Change in the payments industry is almost literally afoot, as new technologies make it easier and safer for customers to purchase goods and services with their smartphones or tablet computers. The total value of global payments via mobile devices in 2014 was $507 billion, up nearly 40% from the prior year, according to Juniper Research. Average transaction sizes over tablets are already exceeding those over desktop PCs in many markets, Juniper notes.
In the United States, total mobile payments — comprising in-person payments, remote purchases, and peer-to-peer transfers — will nearly triple in five years, from $52 billion in 2014 to $142 billion in 2019, forecasts Forrester Research. The in-person portion will rise from $3.7 billion to $34 billion, Forrester estimates. (To put these numbers in perspective, total retail sales in the U.S. were $4.5 trillion in 2013, according to the Commerce Department.)
“Although the landscape of mobile payment providers is in an ongoing state of flux, the ecosystem and mobile capabilities are maturing and consumer and merchant adoption is accelerating,” writes Forrester analyst Denee Carrington. Over the next five years, consumers will undergo a “mobile mind shift,” Carrington predicts: the more they rely on their phones in their everyday lives, the more they will expect that they can use them to obtain whatever they need, wherever they are.
Retailers are beginning to meet those expectations, installing point-of-sale technology that enables customers to pay with a touch or wave of their phone. Meanwhile, smaller companies are investigating the use of mobile payments for business-to-business transactions.
This is not to imply that adopting mobile payments is worry-free. While mobile technology offers opportunities to deliver better payment experiences for consumers and businesses, it also presents challenges in terms of making sure data is secure, says Troy Leach, chief technology officer of the PCI Security Standards Council, an open forum responsible for developing payment card security standards.
One of the most visible trends in the market is the adoption of near-field communication as the wireless standard for mobile proximity payments (those made by waving or tapping a mobile device at a register). Both Google and Samsung have announced NFC-driven payment capabilities, says Thad Peterson, senior analyst at consulting firm Aite Group. “The challenge with NFC is now on the merchant side, as the number of active NFC terminals is still low,” Peterson says. According to Pricewaterhouse-Coopers, fewer than 3% of merchants currently support NFC payments on their point-of sale systems.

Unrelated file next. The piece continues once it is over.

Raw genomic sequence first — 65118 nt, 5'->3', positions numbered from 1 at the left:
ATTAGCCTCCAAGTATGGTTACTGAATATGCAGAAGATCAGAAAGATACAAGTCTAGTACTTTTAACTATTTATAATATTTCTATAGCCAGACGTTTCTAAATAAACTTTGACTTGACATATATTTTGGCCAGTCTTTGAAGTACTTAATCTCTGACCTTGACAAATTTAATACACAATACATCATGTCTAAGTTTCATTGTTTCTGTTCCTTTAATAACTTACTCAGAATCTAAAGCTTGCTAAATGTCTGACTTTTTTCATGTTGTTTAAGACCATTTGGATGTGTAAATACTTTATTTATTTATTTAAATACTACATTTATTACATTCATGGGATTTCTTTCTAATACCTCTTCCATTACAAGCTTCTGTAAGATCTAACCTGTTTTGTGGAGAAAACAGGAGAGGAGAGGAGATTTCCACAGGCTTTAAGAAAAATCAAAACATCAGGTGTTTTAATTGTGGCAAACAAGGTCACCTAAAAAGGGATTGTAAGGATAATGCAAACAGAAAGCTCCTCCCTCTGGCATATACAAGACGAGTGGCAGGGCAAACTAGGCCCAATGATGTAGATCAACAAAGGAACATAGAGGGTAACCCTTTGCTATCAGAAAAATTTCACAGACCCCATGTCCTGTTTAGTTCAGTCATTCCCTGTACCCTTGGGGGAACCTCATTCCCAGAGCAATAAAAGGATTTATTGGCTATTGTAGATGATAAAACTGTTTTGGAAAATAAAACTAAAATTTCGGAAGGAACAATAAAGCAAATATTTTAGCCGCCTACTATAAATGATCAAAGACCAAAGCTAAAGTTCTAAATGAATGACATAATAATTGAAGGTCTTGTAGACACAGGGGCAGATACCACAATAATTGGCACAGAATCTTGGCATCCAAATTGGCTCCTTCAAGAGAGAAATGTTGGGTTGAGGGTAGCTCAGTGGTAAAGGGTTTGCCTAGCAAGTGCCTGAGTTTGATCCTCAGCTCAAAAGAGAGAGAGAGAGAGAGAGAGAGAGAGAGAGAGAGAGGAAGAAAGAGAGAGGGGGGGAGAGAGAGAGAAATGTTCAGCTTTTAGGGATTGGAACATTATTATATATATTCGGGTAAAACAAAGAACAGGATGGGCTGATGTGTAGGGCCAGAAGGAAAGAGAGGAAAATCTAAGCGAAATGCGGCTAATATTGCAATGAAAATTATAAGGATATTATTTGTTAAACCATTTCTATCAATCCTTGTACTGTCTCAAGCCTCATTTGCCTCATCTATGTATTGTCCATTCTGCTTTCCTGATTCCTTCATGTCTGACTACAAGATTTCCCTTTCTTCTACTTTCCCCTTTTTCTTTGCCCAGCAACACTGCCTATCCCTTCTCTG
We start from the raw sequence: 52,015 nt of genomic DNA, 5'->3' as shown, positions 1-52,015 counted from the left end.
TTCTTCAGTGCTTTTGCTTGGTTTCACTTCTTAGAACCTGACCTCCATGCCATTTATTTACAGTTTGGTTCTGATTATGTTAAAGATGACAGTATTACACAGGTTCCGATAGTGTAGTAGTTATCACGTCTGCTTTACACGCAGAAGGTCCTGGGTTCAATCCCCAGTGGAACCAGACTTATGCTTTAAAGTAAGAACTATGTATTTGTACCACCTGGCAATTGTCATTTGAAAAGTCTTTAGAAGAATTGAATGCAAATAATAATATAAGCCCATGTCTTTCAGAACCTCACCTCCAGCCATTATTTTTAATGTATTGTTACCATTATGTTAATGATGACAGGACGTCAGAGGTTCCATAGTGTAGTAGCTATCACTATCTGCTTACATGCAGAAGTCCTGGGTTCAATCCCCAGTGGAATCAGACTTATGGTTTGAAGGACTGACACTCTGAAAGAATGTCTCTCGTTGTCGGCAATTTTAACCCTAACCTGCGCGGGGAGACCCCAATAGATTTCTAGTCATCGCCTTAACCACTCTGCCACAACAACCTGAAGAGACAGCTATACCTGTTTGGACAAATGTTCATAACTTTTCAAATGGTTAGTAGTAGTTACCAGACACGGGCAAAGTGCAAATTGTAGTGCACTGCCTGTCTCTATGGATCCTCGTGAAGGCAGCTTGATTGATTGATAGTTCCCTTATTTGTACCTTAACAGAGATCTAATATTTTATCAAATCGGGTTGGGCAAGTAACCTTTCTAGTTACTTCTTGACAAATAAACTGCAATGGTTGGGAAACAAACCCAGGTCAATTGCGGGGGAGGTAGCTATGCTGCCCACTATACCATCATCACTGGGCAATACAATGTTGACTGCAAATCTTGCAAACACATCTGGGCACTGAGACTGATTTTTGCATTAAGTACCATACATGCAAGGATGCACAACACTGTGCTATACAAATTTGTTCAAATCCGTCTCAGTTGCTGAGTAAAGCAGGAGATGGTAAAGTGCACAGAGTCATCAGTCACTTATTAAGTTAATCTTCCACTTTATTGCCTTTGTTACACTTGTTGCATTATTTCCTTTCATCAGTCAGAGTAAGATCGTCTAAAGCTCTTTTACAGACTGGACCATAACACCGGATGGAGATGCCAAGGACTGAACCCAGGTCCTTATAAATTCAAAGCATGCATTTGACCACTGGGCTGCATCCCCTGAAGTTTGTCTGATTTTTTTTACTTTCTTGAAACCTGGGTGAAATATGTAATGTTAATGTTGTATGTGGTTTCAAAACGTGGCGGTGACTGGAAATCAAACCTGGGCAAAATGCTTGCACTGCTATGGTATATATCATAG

A key driver of NFC will be the emergence of EMV (short for Europay, MasterCard, and Visa), a global authentication standard for the interoperation of chip-embedded payment cards and point-of-sale terminals. EMV technology has already been in use for years, particularly in Europe.
“The rollout of EMV within the U.S. has paved the way for widespread mobile payments capabilities with the deployment and current or future enablement of ‘contactless’ transactions,” says Andrew Luca, co-leader of the U.S. payments practice at PwC. The October 1, 2015, deadline for EMV chip card compliance will likely expand the number of compatible terminals, as merchants upgrade to newer systems, he says.
Another driver of NFC is the rapid expansion of in-app payment capabilities, which enable mobile consumers to make a purchase without exiting a given app. “That might actually be a bigger deal in the short term,” Peterson says. “Apple is moving to expand the Apple Pay capability to iTunes and the app store, and it’s likely that consumer adoption will be rapid, since it’s a much simpler way to buy stuff. Google launched Android Pay to help to do the same with Google Play.”
One company that’s moving aggressively into mobile payments is Firehouse Subs, which recently rolled out Apple Pay in all 871 of its restaurants nationwide. Each restaurant “is ready to accept all types of customer contactless payments using NFC technology,” says Firehouse CFO Vince Burchianti.
The mobile payment transactions are conducted through Verifone terminals that are fully integrated into the company’s POS hardware.